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Tinsmith Avenue For those seeking knowledge on past techniques used by yesteryears tinsmiths. The history of Tinsmith goes back in time farther then this place can travel, but for those who want to explore, please share your findings here.


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  #11  
Old 03-23-2011, 05:13 PM
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John, I would really like to see a closeup or sideview picture of the mold on your brake....always have wondered how those work...and how the material is clamped in etc...I do all my radius work by series of bends....teadius, but does work.
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Old 03-24-2011, 03:38 PM
cactassdupree cactassdupree is offline
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Wink molds

We use some old molds some old timer made years ago. I've made 5 & 6 " half round gutter drip combo for some of the roofs we've done. K style (OG) too. A series of bends? does it leave small kinks in the face? I worked in a shop once that it would do that if u didn't set it up right. U had to kick it slightly and advance the metal little seems like 1/8 at the most each kick. peace dupree
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Old 03-24-2011, 04:15 PM
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Quote:
Originally Posted by cactassdupree View Post
A series of bends? does it leave small kinks in the face?
Most of time I am doing this with 20ga Cold roll and at about 3/32 between bends....made a lot of rocker panels this way and NO....if you bend it just enough where you see it move....thats it.
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Old 03-24-2011, 07:16 PM
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Default nose bar cap

When I need to keep brake marks out of my piece with step braking I set the nose bar back about 1/4" or so and put a u stock over the nose end. This makes for more of a rolled bend without any possible brake marks. I tape it there and lift my leaf in place and lock the leaf rod wire. Then hammer handle away as you pull the workpiece. I try at least a 6" trial piece first to determine the right set up.
Just got my order for some coated .032 and some 20 oz. today for some home projects. Can't wait to start tomorrow.
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Old 03-26-2011, 06:01 AM
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Here's a profile of two forms. The 1/2" part of the form [mold] rests on the leaf of the brake.
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Old 03-26-2011, 06:08 AM
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Sequence of brake's. Notice the spring back.
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  #17  
Old 03-26-2011, 06:20 AM
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Default Doggs

I oil quenched them after bending with heat,so hillbilly heat treat.
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  #18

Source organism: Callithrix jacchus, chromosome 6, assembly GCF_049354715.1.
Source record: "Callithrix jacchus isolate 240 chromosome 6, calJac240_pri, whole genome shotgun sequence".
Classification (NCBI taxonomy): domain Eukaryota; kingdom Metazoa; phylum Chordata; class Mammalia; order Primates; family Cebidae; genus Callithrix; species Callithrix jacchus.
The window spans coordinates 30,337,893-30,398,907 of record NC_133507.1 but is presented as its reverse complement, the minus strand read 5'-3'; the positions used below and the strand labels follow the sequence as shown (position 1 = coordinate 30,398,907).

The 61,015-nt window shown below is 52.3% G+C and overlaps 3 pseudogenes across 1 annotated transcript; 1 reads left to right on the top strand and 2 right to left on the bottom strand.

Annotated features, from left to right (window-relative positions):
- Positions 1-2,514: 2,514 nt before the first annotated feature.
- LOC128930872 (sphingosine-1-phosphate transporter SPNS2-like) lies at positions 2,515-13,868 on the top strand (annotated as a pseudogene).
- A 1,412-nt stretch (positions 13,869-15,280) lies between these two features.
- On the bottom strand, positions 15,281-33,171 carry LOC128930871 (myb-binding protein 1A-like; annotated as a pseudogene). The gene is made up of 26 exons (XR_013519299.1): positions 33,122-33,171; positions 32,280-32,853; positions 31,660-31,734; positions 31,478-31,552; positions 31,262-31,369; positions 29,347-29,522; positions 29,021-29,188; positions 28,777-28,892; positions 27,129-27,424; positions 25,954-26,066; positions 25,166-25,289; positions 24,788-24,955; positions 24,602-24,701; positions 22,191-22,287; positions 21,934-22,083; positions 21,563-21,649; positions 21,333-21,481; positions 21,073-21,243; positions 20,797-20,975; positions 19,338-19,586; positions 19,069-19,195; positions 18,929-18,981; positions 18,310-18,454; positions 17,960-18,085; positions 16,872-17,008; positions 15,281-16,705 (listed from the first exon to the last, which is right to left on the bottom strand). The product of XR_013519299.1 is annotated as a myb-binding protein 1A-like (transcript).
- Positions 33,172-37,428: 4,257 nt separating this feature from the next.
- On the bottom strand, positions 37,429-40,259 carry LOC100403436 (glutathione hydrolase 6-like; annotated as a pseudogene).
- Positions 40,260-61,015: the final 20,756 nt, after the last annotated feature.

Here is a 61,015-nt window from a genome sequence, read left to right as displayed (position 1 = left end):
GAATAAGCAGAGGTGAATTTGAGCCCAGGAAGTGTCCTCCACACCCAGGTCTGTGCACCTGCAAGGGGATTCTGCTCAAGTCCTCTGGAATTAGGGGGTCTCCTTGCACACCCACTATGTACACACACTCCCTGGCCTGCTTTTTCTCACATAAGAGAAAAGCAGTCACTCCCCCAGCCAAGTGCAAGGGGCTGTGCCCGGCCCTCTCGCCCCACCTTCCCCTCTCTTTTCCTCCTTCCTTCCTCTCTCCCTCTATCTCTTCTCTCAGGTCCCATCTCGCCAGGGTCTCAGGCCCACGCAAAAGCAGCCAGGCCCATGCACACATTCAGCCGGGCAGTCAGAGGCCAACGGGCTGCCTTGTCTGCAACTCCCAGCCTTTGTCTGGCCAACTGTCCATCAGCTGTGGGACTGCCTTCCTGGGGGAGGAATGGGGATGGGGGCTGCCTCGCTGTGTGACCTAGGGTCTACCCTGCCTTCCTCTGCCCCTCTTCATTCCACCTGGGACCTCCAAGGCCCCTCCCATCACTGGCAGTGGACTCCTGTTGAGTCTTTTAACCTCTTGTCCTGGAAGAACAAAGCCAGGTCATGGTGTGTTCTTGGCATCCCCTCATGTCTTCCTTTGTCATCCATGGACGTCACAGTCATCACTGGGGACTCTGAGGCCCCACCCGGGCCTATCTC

Old 03-26-2011, 06:42 AM
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Great pics....Thanks...So you really don't use the apron to bend the radius part...correct ? I also take it that the hold down dogs are to hold the mold on the brake ? I always wondered how this worked...and I see you have your Best friend there to help
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Old 03-26-2011, 07:00 AM
john_galt john_galt is offline
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The doggs work really well, those old timers were smart. For a long part I would take a one
by four to bend the metal over the form. I saw a brake [pic] with an attachment to do this, it was an old one and I think it's in the library on this site, I'll try to find it, Niagara maybe.
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Old 03-26-2011, 07:58 AM
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Default Hold down dogs

Hold down doggs look great. Dog hold down looks great also. I wish I could find some of those old forged doggs they used back in the day. I'll research and see if the maker is still distributing.
Your forms are nice and rounded, I think better than wood, I guess the reason being that maybe wood was used because of cost and ease of fabrication and purpose served. I do remember that we had to remove the apron spacer bar on the front to use at least one of them. Maybe it was the 5/8" one which gave a larger radius than that with the spring-back you mentioned.
I guess since I'm not going for an award in historical trade renovation having to own original wood forms or replicas I think I am going to develop a bar out of nylon or stainless where I can interchange half round stock into it. That way I could just leave it dogged to the leaf and just change the tops.
Also I can have more variety of tops and can substitute wood if needed. I'm also sketching up another brake piece that slips over extended apron hinge pins that I can use to swing another back brake bar to continue another formation after the first bend or to do an inside roll without flipping the piece. I'll do some calculations and show it when I finish.
John thanks much for all of this valuable information and it is a pleasure to actually see all the details of your set up. You really sparked my brain's boiler to fire up and now I'm spinning gears creating all kinds of new forming tools for my brake. I'll post pics when I get there.
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